EK:    But overall, I take it you had a good experience with the editors at Grossett and Dunlap...

JT:    They were wonderful people to work with.    That editor, Hu Jergens.    He was marvelous.    He taught me everything.    That man’s sense of plotting was incredible.    And Anne Hagan.    She was a stickler for absolute correct copy editing.    She taught me how to copy edit.    Oh, she was marvelous.    I am so grateful I had those two.

EK:    Did you know Helen Wells?

JT:    Yes, we were very good friends.    She was a very nice person.

EK:    Let’s talk a little about how you write.

JT:    I plan a lot of my work ahead.    I plan the plots very carefully and then I divide the book into three sections and then divide the sections into chapters and do summaries for each one.    I always write my last chapters first and my first chapters last because you have to rewrite the first one a thousand times to get it right.    The last chapter is vital.    If there are any loose ends you better take care of them before you write the rest of the book.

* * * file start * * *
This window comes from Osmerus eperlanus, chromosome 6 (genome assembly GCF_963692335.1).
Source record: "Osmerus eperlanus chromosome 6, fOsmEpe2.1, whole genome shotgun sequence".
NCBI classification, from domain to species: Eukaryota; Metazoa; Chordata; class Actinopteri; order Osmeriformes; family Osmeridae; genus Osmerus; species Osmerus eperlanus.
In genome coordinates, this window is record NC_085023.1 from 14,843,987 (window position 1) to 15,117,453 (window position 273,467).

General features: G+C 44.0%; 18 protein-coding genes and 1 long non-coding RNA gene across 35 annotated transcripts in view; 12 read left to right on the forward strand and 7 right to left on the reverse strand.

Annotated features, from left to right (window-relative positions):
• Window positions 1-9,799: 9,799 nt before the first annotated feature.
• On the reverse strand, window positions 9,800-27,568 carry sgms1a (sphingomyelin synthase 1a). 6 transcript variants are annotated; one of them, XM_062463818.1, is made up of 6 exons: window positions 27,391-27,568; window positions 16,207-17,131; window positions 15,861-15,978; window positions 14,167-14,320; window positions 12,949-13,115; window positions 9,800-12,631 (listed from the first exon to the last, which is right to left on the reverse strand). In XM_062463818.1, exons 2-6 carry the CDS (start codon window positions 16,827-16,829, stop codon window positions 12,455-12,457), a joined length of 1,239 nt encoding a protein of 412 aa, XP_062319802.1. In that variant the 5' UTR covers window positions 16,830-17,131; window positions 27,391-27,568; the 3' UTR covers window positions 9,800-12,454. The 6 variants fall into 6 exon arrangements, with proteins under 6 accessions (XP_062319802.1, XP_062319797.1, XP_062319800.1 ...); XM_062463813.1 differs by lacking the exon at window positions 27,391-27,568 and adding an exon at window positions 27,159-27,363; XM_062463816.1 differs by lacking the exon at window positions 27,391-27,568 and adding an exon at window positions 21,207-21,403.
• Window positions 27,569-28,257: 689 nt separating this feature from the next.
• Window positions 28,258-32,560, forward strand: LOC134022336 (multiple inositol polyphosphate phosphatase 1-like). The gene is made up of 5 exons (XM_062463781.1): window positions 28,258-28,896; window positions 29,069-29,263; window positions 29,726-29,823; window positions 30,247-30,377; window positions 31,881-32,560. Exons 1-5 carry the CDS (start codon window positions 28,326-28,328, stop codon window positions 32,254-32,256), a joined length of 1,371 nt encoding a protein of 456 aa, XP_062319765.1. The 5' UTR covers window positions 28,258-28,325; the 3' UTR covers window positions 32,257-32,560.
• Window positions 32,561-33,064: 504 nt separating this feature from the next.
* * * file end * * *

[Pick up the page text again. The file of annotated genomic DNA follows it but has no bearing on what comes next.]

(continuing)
EK:    It sounds like you went about this very carefully...

JT:    You know, you have to do this because if you don't and you make a mistake, the kids will notice and they'll  let you know about it.    There was one attractive character in the early Cherry Ames books- "Alexis", I think his name was-that I wanted to bring back.    Hu said:  "Ok, let’s find out where we left him off."    Well,  it was assumed he had died but it was never stated exactly.      Anyway, I brought him back and boom-I get 40,000 letters from kids saying he was dead!   Adults don't care but kids do.    If the sun rises in a certain window, it cannot set in that window too.    Kids notice things like that.

EK:    Were your characters taken from real life?

JT:    Yes.    I'd think of someone who had a special type of disposition and meld him or her together with maybe two or three other people and there emerges a character who is new. The character takes over and becomes a living human being. Somehow they exist.    Trixie Belden's kid brother, Bobby, was a combination of my kid brother and my younger son.

EK:    Characterization is important for you, isn't it?

JT:    Oh yes.    I can talk about my characters without any sense of pride or egotism because to me they are real people.    They get involved in a plot I devise and they make it come to life. If you don't feel that way then they are just stick figures.